Within the same premises - the Zenana Enclosure, you can also, explore the watch towers, the elephant’s stables and Royal Treasury.

4) Royal Enclosures

This begins with the majestic King’s pavilion, from where the King was rumored to sit and watch the Holi and Dusshera celebrations. The pavilion still stands tall and offers some interesting views.

In the same enclosure, you will find a very artistic and precisely cut Step well. Surrounding the same, are ruins of some ancient canal systems that were used to transport water. Another intriguing part is an underground chamber that is between the stepwell and the pavilion – kind of a secret meeting room for the King.

Within the same premises, you can even visit the gigantic swimming pool, get a glimpse of the massive dinner plates that were used by the soldiers and note the huge gigantic doors that stood at the entrance of this enclosure.

5) Queen's Bath

Open to the sky, this Royal bathing enclosure is a complete “ancient Spa” with its small circular corridors, ancient tables, small jharokas and its own aqueduct system. As you walk around the bath, you will be able to spot the water inlets and outlets. It is said that the bath was generally filled with perfumed water and fragrant flowers while the small circular corridors were used as changing rooms and for royal Spa treatments. Amazing, right?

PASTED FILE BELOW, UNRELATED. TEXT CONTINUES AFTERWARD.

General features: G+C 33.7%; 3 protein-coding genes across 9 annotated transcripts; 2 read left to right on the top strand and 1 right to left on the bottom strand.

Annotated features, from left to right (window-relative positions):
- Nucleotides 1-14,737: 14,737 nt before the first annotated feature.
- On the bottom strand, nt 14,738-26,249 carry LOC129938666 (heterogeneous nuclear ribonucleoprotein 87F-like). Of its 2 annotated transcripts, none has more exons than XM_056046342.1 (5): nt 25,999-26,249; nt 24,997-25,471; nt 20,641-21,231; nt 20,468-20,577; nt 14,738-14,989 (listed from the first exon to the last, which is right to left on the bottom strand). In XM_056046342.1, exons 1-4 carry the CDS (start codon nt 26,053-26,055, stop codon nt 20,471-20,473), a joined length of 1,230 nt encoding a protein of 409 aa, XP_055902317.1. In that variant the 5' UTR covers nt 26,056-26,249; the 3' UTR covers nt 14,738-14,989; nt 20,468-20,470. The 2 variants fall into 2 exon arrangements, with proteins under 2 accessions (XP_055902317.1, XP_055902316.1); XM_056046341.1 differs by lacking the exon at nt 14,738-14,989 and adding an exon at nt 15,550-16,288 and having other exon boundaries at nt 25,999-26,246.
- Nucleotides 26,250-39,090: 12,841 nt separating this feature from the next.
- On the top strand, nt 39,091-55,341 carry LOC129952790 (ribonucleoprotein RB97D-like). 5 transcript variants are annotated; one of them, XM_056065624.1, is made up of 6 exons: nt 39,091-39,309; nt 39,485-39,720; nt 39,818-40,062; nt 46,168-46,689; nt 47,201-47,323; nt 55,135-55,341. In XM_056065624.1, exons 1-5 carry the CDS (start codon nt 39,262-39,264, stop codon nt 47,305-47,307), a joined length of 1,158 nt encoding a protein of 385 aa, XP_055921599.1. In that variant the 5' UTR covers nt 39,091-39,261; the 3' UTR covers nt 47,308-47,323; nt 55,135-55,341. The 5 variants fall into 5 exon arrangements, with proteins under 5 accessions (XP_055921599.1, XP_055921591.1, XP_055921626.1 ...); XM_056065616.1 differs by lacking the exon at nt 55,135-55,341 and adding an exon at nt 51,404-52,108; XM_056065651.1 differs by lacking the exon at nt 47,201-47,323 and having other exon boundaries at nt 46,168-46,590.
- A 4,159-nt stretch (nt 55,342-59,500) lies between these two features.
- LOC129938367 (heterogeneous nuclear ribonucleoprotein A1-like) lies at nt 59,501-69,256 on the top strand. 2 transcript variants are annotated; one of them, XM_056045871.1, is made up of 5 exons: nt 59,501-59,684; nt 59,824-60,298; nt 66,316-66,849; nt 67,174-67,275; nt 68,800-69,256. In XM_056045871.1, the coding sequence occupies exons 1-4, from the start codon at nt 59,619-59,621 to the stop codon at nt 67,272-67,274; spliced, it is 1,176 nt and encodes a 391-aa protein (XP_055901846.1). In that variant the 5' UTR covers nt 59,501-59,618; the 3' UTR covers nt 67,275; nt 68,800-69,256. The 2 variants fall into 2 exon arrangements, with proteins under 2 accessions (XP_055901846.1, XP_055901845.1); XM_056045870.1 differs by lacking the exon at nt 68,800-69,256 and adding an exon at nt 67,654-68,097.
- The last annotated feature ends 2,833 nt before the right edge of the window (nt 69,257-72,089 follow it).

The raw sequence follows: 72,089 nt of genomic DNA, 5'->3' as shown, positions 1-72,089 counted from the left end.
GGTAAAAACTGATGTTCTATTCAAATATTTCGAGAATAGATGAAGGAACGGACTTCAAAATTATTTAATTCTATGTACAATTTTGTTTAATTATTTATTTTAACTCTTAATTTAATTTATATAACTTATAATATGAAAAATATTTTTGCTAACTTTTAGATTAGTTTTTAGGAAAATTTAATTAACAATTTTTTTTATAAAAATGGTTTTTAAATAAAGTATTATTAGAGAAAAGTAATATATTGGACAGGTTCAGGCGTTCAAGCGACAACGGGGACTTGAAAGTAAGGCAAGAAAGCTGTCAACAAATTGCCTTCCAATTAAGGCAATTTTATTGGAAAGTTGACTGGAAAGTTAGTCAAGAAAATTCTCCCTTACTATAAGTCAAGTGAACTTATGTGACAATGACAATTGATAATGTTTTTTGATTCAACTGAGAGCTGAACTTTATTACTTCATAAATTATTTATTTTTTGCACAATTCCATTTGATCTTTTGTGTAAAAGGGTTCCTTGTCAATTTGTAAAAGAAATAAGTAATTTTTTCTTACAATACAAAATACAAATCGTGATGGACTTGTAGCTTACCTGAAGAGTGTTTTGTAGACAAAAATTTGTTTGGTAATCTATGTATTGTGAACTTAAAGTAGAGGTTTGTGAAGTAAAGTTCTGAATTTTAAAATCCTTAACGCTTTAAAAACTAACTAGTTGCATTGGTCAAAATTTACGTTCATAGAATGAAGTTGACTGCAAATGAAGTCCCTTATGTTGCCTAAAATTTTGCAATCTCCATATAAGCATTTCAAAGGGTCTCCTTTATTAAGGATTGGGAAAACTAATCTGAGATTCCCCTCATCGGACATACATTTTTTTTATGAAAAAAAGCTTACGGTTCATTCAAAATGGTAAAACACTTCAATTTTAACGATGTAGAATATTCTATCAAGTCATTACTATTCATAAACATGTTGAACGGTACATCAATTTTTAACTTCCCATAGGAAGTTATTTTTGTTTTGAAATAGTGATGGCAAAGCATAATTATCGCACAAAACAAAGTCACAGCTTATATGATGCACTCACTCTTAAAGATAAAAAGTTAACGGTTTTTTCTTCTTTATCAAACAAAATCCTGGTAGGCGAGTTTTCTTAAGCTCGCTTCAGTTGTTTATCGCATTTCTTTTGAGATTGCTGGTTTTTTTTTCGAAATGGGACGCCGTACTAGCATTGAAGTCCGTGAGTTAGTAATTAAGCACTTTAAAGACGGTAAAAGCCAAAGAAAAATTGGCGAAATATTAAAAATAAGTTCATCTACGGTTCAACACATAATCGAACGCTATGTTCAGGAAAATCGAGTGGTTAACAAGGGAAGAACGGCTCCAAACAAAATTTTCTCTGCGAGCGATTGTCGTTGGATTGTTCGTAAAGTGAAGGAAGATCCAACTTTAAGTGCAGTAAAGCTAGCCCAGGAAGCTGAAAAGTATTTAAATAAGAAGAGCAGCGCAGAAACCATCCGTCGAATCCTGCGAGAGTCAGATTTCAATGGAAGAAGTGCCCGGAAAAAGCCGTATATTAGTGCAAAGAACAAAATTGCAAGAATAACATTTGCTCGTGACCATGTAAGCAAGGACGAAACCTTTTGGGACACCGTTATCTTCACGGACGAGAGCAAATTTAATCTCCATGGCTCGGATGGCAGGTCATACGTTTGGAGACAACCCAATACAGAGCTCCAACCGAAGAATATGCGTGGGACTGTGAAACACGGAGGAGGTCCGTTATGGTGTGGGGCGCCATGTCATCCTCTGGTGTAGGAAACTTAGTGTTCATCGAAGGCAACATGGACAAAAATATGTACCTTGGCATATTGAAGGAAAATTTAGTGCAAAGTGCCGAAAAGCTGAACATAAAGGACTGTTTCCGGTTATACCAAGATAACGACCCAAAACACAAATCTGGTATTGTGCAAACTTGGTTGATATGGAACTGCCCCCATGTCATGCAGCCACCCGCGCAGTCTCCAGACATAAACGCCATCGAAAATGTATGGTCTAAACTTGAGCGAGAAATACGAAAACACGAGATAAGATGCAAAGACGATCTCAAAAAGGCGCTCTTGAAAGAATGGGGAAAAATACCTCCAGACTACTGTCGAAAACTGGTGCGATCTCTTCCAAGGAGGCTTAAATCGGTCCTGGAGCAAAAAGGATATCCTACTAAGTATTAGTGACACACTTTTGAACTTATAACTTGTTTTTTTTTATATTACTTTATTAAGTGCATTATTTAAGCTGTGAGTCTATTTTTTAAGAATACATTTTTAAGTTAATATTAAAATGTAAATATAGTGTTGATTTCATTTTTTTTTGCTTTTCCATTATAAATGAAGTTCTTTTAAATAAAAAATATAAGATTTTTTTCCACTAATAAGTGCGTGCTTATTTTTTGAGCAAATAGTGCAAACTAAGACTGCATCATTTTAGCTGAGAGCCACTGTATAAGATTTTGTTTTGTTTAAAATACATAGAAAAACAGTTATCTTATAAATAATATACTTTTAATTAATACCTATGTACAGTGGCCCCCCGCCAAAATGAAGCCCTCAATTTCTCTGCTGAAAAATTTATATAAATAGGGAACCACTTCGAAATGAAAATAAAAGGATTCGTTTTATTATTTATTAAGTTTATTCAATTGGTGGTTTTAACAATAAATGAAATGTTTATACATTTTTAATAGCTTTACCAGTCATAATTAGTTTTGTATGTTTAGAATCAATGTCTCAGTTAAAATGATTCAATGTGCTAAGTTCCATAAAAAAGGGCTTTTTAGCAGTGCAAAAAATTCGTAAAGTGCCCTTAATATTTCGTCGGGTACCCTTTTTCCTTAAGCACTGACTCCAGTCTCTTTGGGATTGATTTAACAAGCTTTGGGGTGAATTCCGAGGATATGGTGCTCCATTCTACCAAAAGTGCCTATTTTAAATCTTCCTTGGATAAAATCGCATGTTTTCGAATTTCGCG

While these are definite “Must Dos” of Hampi, there are plenty of other interesting heritage sites - like the Underground Shiva Temple that is partially submerged in water and one needs to wade through to reach the inner sanctums or the Hazara Ram Temple that has some amazing artistic work.

It is not just the sight-seeing that will amaze you but the food here too. Don’t be surprised to see Israeli and Arabic food on the menu of the local restaurants in Hampi. With the large influx of visitors from this part of the world, it seems like a natural extension to the Indian food. And trust me, it is as good as it looks.

So, while you plan your next holiday to the Historic Hampi, here are some quick travel tips that should help you get there:

1) Bangalore is the nearest airport to Hampi. It is around 340 kms and one can reach Hampi either by road or rail.

2) Hospet , 12 kms from Hampi is the best place for accommodation.  It is also, the nearest railway station to Hampi

3) There are plenty of restaurants near the Hampi Bazaar

4) One can explore Hampi on foot or with cycles. Cycles are easily available on rent at the Hampi Bazaar. Cars are allowed on the main roads, but to see a monument, you will have to walk.

5) Hiring an authorized guide is recommended as there is a lot of history and detailing that needs to be explained.

6) Best time to visit is between September to February. You can also, wait for the Hampi festival that happens in 1st or 2nd week of January.

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First Published on Nov 17, 2015 07:49 pm